*Transaction limits and fees: ANZL allows up to 2 million kip ($250) per transaction with a 40,000 kip ($5) fee, up to the 8 million kip daily maximum. BCEL, LDB and PSV offer 1 million kip at 20,000 kip per transaction; PSV allows 5 million per day; JDB charges 30,000 kip per 1 million kip transaction, with a 4 or 5 million kip per day maximum depending on card issuer.
Note that your own bank or card issuer may charge extra for foreign transactions too. Check before you leave home to get the best ATM card for use abroad. Some overseas banks refund the Lao bank ATM charges.
LAO BANK ATM LOCATOR MAP & LIST (a bit out of date in 2015 as there are many more ATMs now). JDB ATMs are mostly in Vientiane; there is a list of ANZ Laos, BCEL and PSV bank ATMs.
When attempting to withdraw money from an overseas ATM, it's advisable to get a printed receipt for transactions and contact your own bank promptly if you have a problem. If no receipt is forthcoming or your card is retained in the dispenser, make a note of the time and date and teller location. In the event of non-payment or a retained card, call the bank immediately using the phone number displayed at the ATM.
FAILED TRANSACTION. If an ATM withdrawal 'goes through' but no cash is issued by the machine, or it fails with an error message (any receipt should show a zero amount withdrawal) it should be reversed automatically by your bank and appear as a credit on on your online banking statement within a couple of days. If this does not happen, contact your bank direct. Local bank staff will probably be unable to offer much assistance. A particular bank's ATMs may go offline or out of service temporarily. Try another bank.
"CASH IS KING": In the Lao PDR, paying cash is still best, in kip, baht notes or small US dollar bills. Upcountry, especially in remote villages it's advisable to pay in kip. In the cities, many hotels, tour operators and restaurants quote prices in dollars, or in all three currencies. Paying by credit card in shops and restaurants and some hotels usually incurs a 3% or more surcharge.
THAI BAHT TIP: A few 1000 baht notes ($30 value) are very easy to carry or conceal. Before crossing the Friendship Bridge into Lao, get some baht from an ATM in Nongkhai (outside banks and convenience stores or at the Friendship Bridge itself, where the ATMs are near Thai Exit Immigration. Baht are readily accepted for purchases in Lao and may be less confusing for tourists than kips which are available from ATMs on the Lao side of the bridge; also on the main routes into Vientiane itself. Note that not all banks can accept foreign cards.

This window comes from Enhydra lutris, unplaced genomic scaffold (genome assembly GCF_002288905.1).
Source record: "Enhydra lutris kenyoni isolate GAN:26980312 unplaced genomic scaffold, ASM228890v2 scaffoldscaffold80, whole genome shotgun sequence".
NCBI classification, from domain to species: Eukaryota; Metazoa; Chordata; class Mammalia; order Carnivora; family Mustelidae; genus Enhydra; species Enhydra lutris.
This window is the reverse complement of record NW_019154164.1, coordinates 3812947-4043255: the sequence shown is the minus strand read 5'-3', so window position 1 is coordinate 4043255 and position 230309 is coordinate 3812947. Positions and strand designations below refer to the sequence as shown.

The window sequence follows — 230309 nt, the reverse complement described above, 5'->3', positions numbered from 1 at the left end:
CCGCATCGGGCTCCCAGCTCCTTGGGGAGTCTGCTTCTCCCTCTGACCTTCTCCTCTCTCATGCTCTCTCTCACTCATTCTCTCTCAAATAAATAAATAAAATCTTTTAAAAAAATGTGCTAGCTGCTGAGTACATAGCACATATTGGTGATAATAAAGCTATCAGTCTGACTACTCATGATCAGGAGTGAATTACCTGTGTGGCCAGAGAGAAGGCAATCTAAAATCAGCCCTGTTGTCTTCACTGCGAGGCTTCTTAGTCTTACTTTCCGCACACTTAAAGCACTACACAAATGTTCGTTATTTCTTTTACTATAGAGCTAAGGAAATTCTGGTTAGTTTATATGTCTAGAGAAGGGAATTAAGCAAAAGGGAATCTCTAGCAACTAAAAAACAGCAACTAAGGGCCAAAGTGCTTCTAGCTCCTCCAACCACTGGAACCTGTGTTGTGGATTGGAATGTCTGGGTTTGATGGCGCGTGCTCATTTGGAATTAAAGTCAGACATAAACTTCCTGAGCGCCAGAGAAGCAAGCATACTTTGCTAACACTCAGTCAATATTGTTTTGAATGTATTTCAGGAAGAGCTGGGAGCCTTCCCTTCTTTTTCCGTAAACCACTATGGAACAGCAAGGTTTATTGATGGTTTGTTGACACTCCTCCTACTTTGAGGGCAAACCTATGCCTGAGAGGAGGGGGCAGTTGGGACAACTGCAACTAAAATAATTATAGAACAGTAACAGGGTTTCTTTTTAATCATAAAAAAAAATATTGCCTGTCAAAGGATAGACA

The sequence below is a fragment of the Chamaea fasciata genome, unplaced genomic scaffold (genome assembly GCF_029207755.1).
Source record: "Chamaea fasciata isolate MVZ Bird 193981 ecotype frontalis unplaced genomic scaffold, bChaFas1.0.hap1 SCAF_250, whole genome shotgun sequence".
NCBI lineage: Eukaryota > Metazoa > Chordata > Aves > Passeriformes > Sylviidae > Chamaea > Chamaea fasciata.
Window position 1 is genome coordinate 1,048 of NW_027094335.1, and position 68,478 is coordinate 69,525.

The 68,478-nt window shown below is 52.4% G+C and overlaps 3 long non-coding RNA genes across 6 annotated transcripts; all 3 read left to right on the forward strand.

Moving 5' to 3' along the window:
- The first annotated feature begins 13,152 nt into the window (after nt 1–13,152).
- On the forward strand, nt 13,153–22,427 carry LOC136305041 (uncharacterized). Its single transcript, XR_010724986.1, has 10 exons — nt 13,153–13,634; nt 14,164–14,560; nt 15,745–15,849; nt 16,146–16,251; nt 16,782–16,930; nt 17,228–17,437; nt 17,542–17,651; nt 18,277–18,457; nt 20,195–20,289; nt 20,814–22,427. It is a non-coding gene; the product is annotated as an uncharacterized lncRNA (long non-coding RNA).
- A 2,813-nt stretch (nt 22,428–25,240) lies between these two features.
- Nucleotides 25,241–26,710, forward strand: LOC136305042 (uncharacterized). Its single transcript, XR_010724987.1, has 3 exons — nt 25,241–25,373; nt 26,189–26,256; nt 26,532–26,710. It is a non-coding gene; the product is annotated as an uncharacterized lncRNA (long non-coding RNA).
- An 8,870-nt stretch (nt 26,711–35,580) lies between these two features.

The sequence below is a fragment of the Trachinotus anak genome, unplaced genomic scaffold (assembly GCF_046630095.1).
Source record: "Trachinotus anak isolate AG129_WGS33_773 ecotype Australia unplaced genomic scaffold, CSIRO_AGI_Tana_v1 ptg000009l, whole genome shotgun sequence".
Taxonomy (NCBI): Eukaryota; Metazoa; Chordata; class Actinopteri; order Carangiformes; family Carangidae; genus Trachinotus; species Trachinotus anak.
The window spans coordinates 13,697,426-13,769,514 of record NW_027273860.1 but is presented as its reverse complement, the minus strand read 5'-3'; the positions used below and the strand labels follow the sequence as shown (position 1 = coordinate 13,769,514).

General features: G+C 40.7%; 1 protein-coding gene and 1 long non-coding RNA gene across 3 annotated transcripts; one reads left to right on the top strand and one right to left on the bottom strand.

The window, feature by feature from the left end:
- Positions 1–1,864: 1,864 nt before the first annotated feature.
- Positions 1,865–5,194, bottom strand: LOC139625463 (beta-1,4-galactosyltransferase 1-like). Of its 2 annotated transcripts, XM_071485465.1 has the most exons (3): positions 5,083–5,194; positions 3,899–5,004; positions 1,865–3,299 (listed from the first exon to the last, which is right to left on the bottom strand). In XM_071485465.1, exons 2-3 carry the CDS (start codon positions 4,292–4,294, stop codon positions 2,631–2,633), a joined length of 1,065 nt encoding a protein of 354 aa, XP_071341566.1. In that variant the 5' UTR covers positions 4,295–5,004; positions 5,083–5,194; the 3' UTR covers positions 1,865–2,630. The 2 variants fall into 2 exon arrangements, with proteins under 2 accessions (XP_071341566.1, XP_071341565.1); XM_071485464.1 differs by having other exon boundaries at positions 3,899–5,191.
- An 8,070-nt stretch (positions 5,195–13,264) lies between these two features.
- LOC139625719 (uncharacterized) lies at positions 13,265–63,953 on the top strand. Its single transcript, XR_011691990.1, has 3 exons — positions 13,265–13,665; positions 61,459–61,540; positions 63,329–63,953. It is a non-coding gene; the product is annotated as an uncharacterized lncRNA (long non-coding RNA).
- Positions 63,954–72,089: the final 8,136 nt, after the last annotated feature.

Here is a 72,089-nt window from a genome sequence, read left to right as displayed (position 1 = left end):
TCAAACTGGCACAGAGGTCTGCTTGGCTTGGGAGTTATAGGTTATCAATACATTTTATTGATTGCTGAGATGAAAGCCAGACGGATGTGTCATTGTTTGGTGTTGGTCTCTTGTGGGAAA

Occasionally a particular ATM or group of them will give error messages like "unable to process your transaction", or "ask your bank to link to our network". These are temporary (Lao) network 'outages'; try later or use another ATM or a different bank's cash machine.
LAO ENTRY VISA TIP: The cost of a 30-day visa-on-arrival depends on nationality, ranging between $30 and $45, so it's wise to carry $50 or more in notes. You can also pay in Thai baht, but at a poor exchange rate. e.g. a $35 visa costs 1500 baht, about $10 or 350 baht overcharge.
CAMBODIA ATM TIP: If you're visiting Cambodia before going to Laos, you can get US dollars from some ATMs in Siem Reap (Angkor Wat) and Phnom Penh.
Western Union's coverage is extensive throughout most of Asia, and Laos is no exception, with over 100 agencies in banks and even small post offices, as well as the Vientiane Main Post Office opposite the Morning Market (Talat Sao). MoneyGram operates through several local Lao and Thai bank branches.
Transfers Between Lao Banks and
the new Lao Securities Exchange